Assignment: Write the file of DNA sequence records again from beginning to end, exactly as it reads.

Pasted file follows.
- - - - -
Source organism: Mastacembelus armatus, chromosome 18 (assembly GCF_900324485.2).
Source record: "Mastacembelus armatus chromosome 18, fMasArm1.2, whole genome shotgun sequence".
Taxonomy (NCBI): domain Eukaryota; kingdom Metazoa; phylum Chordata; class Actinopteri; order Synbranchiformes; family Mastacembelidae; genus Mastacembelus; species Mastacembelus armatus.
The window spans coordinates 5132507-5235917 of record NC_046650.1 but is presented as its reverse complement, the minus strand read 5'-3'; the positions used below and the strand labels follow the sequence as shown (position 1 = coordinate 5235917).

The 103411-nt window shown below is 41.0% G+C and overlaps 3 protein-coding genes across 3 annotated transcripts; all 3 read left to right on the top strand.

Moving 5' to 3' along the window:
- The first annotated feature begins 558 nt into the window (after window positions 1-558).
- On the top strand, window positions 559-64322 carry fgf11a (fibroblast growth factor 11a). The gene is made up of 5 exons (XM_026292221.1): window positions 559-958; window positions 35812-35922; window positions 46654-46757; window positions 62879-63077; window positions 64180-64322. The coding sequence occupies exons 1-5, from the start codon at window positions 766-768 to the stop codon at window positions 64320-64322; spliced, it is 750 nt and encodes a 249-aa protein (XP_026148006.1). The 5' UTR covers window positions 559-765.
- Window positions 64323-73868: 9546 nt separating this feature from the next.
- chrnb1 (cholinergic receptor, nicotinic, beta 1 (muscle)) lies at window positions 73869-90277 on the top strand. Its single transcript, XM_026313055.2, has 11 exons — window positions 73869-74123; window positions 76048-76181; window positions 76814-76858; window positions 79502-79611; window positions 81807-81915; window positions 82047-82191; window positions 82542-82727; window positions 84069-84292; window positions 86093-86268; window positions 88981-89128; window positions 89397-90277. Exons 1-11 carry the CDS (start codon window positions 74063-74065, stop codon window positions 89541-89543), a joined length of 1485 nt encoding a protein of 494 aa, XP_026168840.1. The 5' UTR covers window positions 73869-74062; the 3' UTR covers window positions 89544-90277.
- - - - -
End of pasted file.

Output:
Source organism: Mastacembelus armatus, chromosome 18 (assembly GCF_900324485.2).
Source record: "Mastacembelus armatus chromosome 18, fMasArm1.2, whole genome shotgun sequence".
Taxonomy (NCBI): domain Eukaryota; kingdom Metazoa; phylum Chordata; class Actinopteri; order Synbranchiformes; family Mastacembelidae; genus Mastacembelus; species Mastacembelus armatus.
The window spans coordinates 5132507-5235917 of record NC_046650.1 but is presented as its reverse complement, the minus strand read 5'-3'; the positions used below and the strand labels follow the sequence as shown (position 1 = coordinate 5235917).

The 103411-nt window shown below is 41.0% G+C and overlaps 3 protein-coding genes across 3 annotated transcripts; all 3 read left to right on the top strand.

Moving 5' to 3' along the window:
- The first annotated feature begins 558 nt into the window (after window positions 1-558).
- On the top strand, window positions 559-64322 carry fgf11a (fibroblast growth factor 11a). The gene is made up of 5 exons (XM_026292221.1): window positions 559-958; window positions 35812-35922; window positions 46654-46757; window positions 62879-63077; window positions 64180-64322. The coding sequence occupies exons 1-5, from the start codon at window positions 766-768 to the stop codon at window positions 64320-64322; spliced, it is 750 nt and encodes a 249-aa protein (XP_026148006.1). The 5' UTR covers window positions 559-765.
- Window positions 64323-73868: 9546 nt separating this feature from the next.
- chrnb1 (cholinergic receptor, nicotinic, beta 1 (muscle)) lies at window positions 73869-90277 on the top strand. Its single transcript, XM_026313055.2, has 11 exons — window positions 73869-74123; window positions 76048-76181; window positions 76814-76858; window positions 79502-79611; window positions 81807-81915; window positions 82047-82191; window positions 82542-82727; window positions 84069-84292; window positions 86093-86268; window positions 88981-89128; window positions 89397-90277. Exons 1-11 carry the CDS (start codon window positions 74063-74065, stop codon window positions 89541-89543), a joined length of 1485 nt encoding a protein of 494 aa, XP_026168840.1. The 5' UTR covers window positions 73869-74062; the 3' UTR covers window positions 89544-90277.